Monday, March 23, 2009

Wiping Out Rights--Not Possible with Proposition 8 in California

An article in the Thursday Wall Street Journal about gay marriage in California caught my eye. In his "Law Journal" column, Geoffrey A. Fowler offers his update on the battle to strike or uphold the people's clarification of the state constitution defining marriage as between one man and one woman. Needless to say--though absurdly, apparently necessary to say--the framers of California's state constitution in 1849 assumed "marriage" could only mean the joining of a man and a woman. But last year, the state supreme court did not hold that way--so the people voted to make their intention clear.

Last week, arguments supporting voters' will (Proposition 8) were made by Ken Starr, and opposed by former "Governor Moonbeam" Jerry Brown. It looks like the court will uphold Proposition 8, "partly out of respect for California's initiative process," throwing 18,000 gay "marriages" performed between May and the voters' reaction into doubt.

Ken Starr pointed out that a "legal notion" of "the putative spouse doctrine" would let those marriages continue, since it basically grandfathers in relationships made by those believing their joining was actually marriage, even if they really weren't.

The Journal piece says this "could open yet another legal challenge from an unmarried gay couple saying they are being treated unequally. 'We haven't seen this kind of targeted wiping out of a specific group's rights before,' says David Cruz, a professor at the University of Southern California Gould School of law."

Reading that nearly cost me my dinner. Well DUH, of course marriages between two of the same gender would be treated differently than marriages between opposites! They are basically, fundamentally, irreducibly different! Resisting the effort to homogenize two sexes into one doesn't imply one is inferior but recognizes the reality that they are different. All the popular paperbacks out there written by scientists telling us that women's brains are different from men's brains, and every cell in their bodies clearly marked as either male or female don't seem to be enough to convince these agenda-driven crusaders of simple fact.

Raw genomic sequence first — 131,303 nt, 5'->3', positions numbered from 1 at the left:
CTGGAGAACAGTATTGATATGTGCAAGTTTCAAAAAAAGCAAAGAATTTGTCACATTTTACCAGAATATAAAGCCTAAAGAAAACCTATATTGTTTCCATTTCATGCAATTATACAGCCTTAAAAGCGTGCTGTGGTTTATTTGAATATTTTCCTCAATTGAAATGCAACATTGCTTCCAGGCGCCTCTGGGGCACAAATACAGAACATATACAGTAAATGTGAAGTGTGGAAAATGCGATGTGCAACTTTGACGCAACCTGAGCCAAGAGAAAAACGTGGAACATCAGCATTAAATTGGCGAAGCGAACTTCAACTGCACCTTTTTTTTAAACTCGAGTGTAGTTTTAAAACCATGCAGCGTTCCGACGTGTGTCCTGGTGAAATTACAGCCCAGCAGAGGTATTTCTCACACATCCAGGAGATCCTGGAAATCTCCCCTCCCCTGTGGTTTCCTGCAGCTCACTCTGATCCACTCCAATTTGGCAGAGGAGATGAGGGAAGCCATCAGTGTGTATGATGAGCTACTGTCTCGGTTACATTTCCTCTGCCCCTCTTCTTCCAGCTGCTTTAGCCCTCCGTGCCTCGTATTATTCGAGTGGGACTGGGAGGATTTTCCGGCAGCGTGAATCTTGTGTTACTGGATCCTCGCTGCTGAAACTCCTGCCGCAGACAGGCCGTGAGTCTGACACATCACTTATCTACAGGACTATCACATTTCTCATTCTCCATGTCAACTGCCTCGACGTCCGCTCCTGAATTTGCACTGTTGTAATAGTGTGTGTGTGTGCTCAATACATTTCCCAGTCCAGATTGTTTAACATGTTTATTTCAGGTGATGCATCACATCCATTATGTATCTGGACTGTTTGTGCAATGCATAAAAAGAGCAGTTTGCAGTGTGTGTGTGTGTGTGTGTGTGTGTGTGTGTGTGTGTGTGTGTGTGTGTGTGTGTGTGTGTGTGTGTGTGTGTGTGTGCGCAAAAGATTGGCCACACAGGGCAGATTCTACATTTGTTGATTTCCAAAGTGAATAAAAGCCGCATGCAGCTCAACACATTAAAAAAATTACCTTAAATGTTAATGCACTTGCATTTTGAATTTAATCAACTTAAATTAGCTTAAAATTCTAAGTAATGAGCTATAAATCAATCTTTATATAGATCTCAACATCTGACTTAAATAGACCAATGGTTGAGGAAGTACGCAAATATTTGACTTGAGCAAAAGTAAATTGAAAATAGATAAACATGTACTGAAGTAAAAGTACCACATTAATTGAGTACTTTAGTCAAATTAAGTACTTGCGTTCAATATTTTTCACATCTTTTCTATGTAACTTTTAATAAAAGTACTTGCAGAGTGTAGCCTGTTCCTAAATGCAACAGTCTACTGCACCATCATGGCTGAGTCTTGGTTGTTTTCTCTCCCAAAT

Okay. Maybe one or two of these guys admit that male and female are different, but they think that shouldn't matter--for the purpose of marriage, they should be interchangeable. The mantra is "a person should be able to marry whomever he or she chooses."

Well, tough luck, even if gay marriage were the law, no one would be able to marry whom he or she chooses. A person could not marry his sibling. A person could not marry a second or third or fourth spouse. A person could not marry a child. A person could not marry his pet.

At least, not legally. I suppose a person could indeed perform a little ceremony and "marry" his sister or son or goat. But the government wouldn't recognize it, and I doubt gay activists would, either.

But the part of the article quote above that really irks me is not the fact gay marriage advocates ignore (and likely support!) continued restrictions on marriage. What gets my...well, the stupidity and ignorance of this David Cruz, supposedly aware of the legal rulings of his state, who suggests that any "rights" of gays who choose to legally couple would be removed or lost. And the reason for that is that California has a law, enacted in January, 2005, that specifically gives registered domestic partners in that state "the same rights, protections, and benefits, and shall be subject to the same responsibilities, obligations and duties under the granted to married spouses." (California Family Code, Section 297-297.5)

But gays don't want all the rights and protections they claim to want; they've already got them. They want the word marriage specifically in order to erase any differences between the sexes, for the purpose of changing morals--so that their sexual act is just as respectable, lofty and important to society as the sexuality of heterosexuals who, theoretically at least, may create the next generation.

I'm not a homophobe. I have gay close relatives and gay friends, and I hope they enjoy their lives with whomever they please. But to suggest that the consequences of their sex act, and even their permanent human commitment, is as valuable and important to society as the combining of opposites--i.e. that society has an equal stake in recognizing or setting aside their union--is a denial of reality. The joining of male and female is different than the joining of two males or two females, and I personally believe the effort to shrug off and eliminate noting that is insane.

Professor Cruz, California citizens who voted for Proposition 8 seek no "targeted wiping out of a specific group's rights." The rights of gays to form permanent unions, simply called "domestic partnerships" in recognition of obvious differences between genders, stands. Nobody's rights for all the benefits and obligations of marriage change one bit. Well, perhaps those who want to use the word the way it's been used for thousands of years--our rights are under assault.

Marriage has a definition that recognizes undeniable sex differences. That's the issue. It's not some evil plot to remove "rights."